This comparison simply includes all savings accounts.
Long Term Savings Account
Why we like it: No notice period. Deposit from £100. Interest paid monthly or annually. Apply in minutes.
Why we like it: Open with £1. Unlimited deposits and withdrawals. Open an account singly or jointly. Interest can be paid monthly or annually. Eligible deposits covered by UK FSCS.
Why we like it: Earn 1.00% gross/AER on balances from £1,000 to £1 million. Unlimited withdrawals without restriction or loss of interest.
Why we like it: 6 month term. Interest can be paid monthly or annually. Minimum deposit £500, Maximum deposit £250,000. No withdrawals permitted. FSCS Protected
Why we like it: Minimum deposit £500. Open an account singly or jointly. Interest can be paid monthly or annually. Eligible deposits covered by UK FSCS.
Why we like it: Interest can be paid monthly, quarterly or at maturity - Minimum deposit £1,000 - Maximum deposit £200,000 - No withdrawals permitted - FSCS Protected
Why we like it: 3 year term. Interest can be paid monthly or annually. Minimum deposit £500, Maximum deposit £250,000. No withdrawals permitted. FSCS Protected
Why we like it: 4 year term. Interest can be paid monthly or annually. Minimum deposit £500, Maximum deposit £250,000. No withdrawals permitted. FSCS Protected
Why we like it: 5 year term. Interest can be paid monthly or annually. Minimum deposit £500, Maximum deposit £250,000. No withdrawals permitted. FSCS Protected
Compare long term savings accounts
If you want to build up savings over a long time, choosing the right account to place your money in is critical. Which account is right for you will generally depend on how much you intend to save, how long you want to save over and what kind of return you are hoping to see.
Whatever your saving goals, there are many different types of accounts which each have their own benefits and restrictions you need to consider before making a decision.
A current account may not seem the obvious choice for long term saving, but they often have the best rates of interest for smaller sums of money.
However, if you go over the limit on which your current account pays interest, you will usually earn nothing, so any balance should be placed elsewhere to receive a return. It’s also worth bearing in mind that some accounts offer a better rate of interest for an introductory period which then drops to a lower rate. This can mean your current account may not be the best option for long term saving.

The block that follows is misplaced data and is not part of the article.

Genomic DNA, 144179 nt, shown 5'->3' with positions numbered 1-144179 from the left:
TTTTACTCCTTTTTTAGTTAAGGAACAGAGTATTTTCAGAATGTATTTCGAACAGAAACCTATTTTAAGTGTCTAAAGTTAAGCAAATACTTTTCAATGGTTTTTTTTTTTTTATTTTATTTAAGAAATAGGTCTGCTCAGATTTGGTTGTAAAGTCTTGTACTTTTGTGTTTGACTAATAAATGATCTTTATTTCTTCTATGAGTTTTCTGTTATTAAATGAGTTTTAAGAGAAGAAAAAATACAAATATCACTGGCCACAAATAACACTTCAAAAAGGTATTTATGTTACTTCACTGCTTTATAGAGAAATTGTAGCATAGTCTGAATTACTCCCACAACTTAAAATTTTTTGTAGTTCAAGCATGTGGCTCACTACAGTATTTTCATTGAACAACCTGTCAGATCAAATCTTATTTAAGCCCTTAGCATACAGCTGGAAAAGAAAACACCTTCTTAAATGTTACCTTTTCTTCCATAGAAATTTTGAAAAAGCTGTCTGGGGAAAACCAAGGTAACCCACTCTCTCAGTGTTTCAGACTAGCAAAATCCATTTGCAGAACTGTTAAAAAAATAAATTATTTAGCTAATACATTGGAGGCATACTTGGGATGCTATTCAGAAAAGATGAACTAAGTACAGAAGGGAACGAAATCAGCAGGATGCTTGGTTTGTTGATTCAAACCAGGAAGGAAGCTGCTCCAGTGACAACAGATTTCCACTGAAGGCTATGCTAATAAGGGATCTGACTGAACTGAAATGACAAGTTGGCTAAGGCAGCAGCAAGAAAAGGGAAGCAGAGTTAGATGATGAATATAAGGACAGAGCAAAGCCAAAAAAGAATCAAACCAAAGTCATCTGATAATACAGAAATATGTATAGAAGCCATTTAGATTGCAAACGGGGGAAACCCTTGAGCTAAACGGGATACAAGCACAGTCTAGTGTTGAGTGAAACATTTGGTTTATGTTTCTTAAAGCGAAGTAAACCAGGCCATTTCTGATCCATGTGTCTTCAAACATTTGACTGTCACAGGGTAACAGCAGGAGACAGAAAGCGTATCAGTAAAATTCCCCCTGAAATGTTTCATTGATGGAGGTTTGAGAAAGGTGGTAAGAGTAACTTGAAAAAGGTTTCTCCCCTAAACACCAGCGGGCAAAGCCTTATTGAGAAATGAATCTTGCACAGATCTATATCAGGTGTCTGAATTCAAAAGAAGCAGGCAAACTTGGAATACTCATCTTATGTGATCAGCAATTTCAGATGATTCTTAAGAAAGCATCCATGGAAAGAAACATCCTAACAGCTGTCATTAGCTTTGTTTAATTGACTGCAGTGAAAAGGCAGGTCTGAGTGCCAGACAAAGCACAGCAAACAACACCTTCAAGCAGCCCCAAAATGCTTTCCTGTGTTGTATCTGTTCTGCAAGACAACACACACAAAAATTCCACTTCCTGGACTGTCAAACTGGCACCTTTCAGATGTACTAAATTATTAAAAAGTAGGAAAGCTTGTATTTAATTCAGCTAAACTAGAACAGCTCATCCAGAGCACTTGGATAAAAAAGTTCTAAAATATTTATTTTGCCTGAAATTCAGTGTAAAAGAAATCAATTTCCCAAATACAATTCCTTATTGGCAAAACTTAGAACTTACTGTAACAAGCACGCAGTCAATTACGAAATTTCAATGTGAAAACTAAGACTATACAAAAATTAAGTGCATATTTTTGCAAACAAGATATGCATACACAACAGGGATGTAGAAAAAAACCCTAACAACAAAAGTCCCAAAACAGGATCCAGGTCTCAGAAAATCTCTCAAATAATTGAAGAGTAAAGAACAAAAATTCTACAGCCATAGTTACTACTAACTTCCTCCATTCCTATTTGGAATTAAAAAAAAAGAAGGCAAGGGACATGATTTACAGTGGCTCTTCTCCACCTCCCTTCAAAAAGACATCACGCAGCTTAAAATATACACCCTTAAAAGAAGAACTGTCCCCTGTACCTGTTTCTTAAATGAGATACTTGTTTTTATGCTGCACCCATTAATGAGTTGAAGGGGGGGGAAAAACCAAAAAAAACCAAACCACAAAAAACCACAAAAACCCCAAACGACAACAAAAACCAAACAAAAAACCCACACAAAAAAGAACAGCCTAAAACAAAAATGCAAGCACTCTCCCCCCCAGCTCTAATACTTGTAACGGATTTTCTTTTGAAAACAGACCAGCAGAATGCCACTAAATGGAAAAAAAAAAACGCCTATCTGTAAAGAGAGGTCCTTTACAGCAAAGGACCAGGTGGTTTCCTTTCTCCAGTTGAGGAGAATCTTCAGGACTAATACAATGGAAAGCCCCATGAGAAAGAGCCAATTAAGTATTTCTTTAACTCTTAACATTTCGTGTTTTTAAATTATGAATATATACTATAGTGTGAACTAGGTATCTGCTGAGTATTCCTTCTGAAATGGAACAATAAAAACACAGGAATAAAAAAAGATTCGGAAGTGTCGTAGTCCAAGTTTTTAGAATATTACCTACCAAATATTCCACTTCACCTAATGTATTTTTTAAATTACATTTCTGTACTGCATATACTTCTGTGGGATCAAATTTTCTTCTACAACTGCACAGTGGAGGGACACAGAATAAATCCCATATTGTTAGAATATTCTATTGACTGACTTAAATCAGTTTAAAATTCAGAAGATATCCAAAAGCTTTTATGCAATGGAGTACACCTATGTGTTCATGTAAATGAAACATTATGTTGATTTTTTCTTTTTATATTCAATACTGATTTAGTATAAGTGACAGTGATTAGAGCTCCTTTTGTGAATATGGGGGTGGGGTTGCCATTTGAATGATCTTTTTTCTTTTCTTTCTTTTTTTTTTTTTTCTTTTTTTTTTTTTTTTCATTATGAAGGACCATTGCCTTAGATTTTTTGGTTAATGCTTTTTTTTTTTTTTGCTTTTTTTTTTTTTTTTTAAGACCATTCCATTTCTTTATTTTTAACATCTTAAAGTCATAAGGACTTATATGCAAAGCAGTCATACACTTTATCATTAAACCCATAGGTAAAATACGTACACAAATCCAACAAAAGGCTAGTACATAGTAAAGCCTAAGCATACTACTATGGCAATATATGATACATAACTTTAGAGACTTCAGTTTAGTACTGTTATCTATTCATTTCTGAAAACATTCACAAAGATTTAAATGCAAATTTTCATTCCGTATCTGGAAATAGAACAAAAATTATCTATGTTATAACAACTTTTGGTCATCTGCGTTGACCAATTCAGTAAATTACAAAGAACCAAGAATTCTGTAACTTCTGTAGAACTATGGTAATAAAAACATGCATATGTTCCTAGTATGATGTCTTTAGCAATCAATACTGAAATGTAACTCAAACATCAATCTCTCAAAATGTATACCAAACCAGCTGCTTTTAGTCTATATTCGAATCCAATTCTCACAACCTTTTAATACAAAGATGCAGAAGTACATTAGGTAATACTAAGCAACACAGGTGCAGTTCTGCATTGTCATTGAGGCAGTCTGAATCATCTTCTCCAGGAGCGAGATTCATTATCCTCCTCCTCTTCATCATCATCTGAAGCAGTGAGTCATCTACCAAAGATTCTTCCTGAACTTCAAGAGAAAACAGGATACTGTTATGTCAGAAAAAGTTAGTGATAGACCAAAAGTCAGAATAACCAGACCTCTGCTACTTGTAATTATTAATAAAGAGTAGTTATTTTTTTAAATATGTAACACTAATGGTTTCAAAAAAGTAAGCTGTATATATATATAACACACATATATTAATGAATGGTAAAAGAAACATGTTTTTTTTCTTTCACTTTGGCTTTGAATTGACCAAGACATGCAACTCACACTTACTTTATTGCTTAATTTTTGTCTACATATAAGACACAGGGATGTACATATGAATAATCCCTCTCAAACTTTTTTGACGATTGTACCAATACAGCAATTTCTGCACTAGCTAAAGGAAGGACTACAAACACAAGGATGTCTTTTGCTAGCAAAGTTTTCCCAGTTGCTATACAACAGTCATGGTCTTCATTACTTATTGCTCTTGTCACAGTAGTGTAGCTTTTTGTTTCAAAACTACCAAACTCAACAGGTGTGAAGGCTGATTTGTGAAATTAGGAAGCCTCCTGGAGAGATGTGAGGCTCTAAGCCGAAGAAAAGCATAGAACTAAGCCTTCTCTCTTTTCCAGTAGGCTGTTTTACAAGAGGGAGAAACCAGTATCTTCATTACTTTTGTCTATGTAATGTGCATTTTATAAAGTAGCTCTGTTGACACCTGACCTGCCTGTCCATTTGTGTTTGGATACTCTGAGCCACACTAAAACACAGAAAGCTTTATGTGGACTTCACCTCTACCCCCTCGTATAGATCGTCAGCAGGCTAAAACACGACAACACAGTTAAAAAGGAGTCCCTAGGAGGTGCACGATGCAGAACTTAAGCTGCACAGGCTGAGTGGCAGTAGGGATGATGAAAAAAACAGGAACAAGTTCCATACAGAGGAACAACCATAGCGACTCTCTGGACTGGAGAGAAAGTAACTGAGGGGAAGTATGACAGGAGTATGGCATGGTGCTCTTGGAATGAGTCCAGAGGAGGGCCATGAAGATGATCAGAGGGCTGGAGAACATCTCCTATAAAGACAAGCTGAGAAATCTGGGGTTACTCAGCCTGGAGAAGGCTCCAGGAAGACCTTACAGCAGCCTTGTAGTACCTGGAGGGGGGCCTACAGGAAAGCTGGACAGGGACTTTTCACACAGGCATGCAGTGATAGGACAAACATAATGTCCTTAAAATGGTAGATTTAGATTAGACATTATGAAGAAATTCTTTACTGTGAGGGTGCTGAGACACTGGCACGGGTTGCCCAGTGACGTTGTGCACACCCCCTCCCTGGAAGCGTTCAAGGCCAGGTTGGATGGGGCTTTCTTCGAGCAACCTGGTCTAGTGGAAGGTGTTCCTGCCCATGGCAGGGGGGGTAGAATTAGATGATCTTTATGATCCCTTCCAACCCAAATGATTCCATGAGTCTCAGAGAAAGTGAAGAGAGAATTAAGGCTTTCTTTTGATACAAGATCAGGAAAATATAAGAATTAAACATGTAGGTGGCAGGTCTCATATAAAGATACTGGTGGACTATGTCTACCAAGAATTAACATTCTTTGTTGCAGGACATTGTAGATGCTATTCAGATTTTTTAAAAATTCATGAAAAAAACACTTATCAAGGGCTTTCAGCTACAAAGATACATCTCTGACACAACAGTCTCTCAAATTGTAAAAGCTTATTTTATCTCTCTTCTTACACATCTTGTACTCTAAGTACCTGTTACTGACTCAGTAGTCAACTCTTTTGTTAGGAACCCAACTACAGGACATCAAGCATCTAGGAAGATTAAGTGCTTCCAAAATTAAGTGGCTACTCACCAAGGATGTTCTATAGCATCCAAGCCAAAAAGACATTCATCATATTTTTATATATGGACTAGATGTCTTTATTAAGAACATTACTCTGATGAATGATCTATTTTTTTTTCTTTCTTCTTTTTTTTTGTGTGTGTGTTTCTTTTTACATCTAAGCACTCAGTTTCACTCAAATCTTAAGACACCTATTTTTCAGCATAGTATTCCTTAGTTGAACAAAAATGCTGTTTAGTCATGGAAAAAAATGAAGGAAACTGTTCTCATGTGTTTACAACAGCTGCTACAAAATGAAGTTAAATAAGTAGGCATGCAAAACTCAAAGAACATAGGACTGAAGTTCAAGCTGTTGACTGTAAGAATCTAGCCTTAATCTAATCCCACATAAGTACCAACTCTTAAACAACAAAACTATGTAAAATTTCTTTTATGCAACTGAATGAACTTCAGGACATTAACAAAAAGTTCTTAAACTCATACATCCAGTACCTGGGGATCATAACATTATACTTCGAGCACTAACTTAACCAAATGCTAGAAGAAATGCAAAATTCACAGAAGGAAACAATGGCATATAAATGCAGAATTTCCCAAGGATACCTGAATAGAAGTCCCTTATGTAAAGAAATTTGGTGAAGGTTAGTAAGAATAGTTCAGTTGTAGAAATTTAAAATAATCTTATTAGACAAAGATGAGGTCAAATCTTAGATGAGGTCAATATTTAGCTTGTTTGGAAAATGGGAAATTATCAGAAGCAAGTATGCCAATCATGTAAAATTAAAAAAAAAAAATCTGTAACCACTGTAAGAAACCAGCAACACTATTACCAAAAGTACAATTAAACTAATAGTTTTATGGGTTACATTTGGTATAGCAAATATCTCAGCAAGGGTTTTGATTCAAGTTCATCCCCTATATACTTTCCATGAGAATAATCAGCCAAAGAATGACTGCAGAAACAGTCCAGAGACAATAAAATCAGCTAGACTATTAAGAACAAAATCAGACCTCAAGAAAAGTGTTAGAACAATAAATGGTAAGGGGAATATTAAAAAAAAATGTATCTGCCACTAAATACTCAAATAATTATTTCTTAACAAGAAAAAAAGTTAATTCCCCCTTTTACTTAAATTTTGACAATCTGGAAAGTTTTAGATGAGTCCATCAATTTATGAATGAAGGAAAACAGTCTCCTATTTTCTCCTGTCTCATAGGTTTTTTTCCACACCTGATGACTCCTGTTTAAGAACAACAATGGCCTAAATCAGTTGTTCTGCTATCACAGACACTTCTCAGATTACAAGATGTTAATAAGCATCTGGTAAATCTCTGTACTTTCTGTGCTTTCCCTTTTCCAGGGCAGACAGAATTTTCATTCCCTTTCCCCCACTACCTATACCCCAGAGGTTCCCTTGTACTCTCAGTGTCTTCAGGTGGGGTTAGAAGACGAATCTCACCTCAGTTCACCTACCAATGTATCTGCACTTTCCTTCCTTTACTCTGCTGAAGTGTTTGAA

If you are planning to make monthly deposits to build up savings over time, a regular savings account can be a good choice. They usually offer appealing interest rates if you are willing to wait a while for your capital to build up before you start seeing significant returns.
Please note that with a regular savings account you will usually have to make a minimum deposit each month, and there will usually be a maximum monthly limit on how much you can put in as well. You may also only be able to make a limited number of withdrawals each year.
If you have a lump sum that you won’t need in the near future, a fixed rate bond can allow you to earn a good return. They usually have very competitive interest rates which are guaranteed for the life of the bond.
The downside is that you cannot usually take money back out if you need it before the bond matures. Fixed rate bonds usually last for 1 to 5 years and can generally be started with deposits of around £500-£2,000, depending on the provider.
For most UK taxpayers, it will normally make sense to put at least part of your long term savings into a cash ISA. This allows you to earn interest without paying tax on deposits up to a certain yearly threshold set by the government. For 2017/18 that amount is £20,000.
For long term savings a fixed rate cash ISA may be the best option, as they tend to offer higher interest rates in exchange for not being able to access your money until the deposit term expires. If you want the ability to take money out at your convenience, an instant access cash ISA will allow you to do that, but the trade-off is likely to be a lower rate of return.
It’s worth bearing in mind that cash ISAs do not necessarily offer the best interest rates. This means you will need to calculate whether your likely tax savings will outweigh the extra return you would see on an account with a higher rate.
If you are looking to hedge your bets and get a decent return while still being able to access your money relatively easily, a notice savings account may make sense. They work by requiring you to give notice to your account provider when you wish to withdraw funds. In exchange, you will usually be offered a higher interest rate than other accounts which give you instant access to your money.
The notice periods on these types of accounts tend to range from 40-95 days. It is important to note that the longer the notice period often corresponds with the higher the interest rates.
Find the best long term savings account for you
With such a range of competing brands and products to choose from, finding the best one for your financial needs can be tricky. Our long term savings accounts comparison tool at the top of this page lets you easily contrast the best offer we can find from across the market. That way, you can be confident of finding the best savings account for you, whatever your personal saving goals.